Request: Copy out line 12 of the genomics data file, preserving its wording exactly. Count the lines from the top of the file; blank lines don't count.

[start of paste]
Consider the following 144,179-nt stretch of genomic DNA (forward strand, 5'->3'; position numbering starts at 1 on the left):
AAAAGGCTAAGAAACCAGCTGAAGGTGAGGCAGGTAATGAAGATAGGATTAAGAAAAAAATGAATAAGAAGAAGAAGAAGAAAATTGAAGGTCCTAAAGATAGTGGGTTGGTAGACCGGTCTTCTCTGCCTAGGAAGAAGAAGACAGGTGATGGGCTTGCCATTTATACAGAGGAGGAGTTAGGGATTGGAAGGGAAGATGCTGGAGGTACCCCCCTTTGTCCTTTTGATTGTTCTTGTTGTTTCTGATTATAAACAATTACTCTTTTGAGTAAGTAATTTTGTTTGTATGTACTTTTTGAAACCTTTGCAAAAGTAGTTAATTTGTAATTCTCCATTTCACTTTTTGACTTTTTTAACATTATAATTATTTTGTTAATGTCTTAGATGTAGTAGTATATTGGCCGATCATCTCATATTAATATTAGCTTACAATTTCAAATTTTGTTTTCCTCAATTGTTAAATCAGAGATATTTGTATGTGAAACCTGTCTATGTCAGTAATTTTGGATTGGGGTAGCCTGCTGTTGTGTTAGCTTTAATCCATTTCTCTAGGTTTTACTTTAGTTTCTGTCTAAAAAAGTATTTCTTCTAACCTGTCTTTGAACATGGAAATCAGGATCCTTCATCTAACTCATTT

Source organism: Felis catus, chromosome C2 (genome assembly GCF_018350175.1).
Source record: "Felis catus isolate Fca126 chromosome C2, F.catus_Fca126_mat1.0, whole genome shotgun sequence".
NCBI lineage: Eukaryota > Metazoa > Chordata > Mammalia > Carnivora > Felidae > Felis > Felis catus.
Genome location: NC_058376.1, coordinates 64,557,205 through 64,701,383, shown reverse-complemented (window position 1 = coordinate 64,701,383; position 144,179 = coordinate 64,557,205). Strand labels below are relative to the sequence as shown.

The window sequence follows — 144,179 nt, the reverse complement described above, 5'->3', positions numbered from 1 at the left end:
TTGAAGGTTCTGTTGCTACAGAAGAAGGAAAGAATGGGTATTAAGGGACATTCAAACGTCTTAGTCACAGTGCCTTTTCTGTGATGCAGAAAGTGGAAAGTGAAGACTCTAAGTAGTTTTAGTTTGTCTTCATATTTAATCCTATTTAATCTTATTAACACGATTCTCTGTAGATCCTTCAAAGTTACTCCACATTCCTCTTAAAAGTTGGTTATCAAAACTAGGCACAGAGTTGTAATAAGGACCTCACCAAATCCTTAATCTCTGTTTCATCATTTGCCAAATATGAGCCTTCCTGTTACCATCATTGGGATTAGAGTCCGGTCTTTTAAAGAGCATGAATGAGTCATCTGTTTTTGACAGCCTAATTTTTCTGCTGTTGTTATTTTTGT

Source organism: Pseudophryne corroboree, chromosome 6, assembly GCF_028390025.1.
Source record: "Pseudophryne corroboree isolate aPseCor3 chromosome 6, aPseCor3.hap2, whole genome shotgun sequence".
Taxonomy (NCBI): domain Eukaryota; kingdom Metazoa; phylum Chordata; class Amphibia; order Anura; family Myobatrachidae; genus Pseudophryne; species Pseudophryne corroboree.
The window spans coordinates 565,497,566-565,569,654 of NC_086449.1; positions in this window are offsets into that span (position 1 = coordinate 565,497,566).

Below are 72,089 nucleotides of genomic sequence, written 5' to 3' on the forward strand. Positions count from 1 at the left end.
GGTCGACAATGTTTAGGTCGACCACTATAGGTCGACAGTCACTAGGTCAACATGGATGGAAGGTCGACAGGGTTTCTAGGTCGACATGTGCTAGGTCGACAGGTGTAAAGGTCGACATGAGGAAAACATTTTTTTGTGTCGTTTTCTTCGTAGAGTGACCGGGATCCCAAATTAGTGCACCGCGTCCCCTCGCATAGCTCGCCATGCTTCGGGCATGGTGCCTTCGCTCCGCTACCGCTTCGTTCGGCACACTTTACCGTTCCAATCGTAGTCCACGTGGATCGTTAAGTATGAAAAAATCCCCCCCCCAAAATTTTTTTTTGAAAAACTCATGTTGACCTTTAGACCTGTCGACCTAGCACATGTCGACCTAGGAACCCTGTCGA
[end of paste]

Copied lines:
The window spans coordinates 565,497,566-565,569,654 of NC_086449.1; positions in this window are offsets into that span (position 1 = coordinate 565,497,566).